Poverty Rises While Income Drops, Census Bureau Says; Numbers 'Reflect the Effect' of Recession in 2001
Byline: Cheryl Wetzstein, THE WASHINGTON TIMES
The poverty level rose and median household income dipped for a second year in a row last year, new U.S. Census Bureau data show.
The new figures "reflect the effect" of the 2001 recession and are similar in scope to those seen after previous recessions, said Daniel Weinberg, chief of the bureau's division of housing and household economic statistics.
The poverty rate for 2002 was 12.1 percent, up from 11.7 percent in 2001, the bureau said yesterday in its annual poverty and income reports.
The number of people living in poverty rose 1.7 million from 32.9 million to 34.6 million. The poverty threshold for a family of four in 2002 was $18,392.
Median household income fell $491, from $42,900 in 2001 to $42,409 last year.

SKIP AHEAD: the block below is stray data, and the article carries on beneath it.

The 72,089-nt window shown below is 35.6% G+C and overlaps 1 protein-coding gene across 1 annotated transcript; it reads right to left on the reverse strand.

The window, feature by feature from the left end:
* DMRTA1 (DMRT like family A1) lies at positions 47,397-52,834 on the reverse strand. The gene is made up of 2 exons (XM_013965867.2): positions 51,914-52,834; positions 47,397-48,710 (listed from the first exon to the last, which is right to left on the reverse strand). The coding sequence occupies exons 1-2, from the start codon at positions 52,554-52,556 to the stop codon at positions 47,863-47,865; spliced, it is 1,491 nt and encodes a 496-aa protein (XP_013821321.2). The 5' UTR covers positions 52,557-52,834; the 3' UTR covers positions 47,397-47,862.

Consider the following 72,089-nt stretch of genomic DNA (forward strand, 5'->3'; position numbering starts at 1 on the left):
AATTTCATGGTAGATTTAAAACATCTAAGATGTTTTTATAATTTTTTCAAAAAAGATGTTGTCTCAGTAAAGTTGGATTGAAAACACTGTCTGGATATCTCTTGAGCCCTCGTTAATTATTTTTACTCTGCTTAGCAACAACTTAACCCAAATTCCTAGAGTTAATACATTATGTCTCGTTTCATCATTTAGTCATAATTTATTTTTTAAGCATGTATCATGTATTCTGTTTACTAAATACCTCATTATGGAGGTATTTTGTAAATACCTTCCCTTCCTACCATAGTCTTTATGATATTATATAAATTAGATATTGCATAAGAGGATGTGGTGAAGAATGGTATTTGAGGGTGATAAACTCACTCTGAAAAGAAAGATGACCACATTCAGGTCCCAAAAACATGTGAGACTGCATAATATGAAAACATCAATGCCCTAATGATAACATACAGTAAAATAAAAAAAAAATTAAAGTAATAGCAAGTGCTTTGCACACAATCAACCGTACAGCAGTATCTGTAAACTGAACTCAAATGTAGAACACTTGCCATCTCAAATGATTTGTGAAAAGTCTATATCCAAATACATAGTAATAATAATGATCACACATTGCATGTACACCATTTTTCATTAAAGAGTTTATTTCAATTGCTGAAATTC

Republicans credited the 1996 welfare law for raising women's earnings and preventing more children from falling into poverty.
The 2002 child poverty rate of 16.7 percent was statistically unchanged from 16.3 percent in 2001, noted Rep. Wally Herger, California Republican.
Census data also show that median earnings for women who work full time rose 11.6 percent in 2002, said Mr. Herger. This is significantly faster than the 7.5 percent rise in earnings for men who work full time.
Moreover, female-headed households with no husband present - a group that represents many welfare recipients - saw their median real money income increase from $28,590 in 2001 to $29,001 in 2002, said Mr. Herger.
However, Democrats and antipoverty groups seized the opportunity to denounce Bush administration policies. …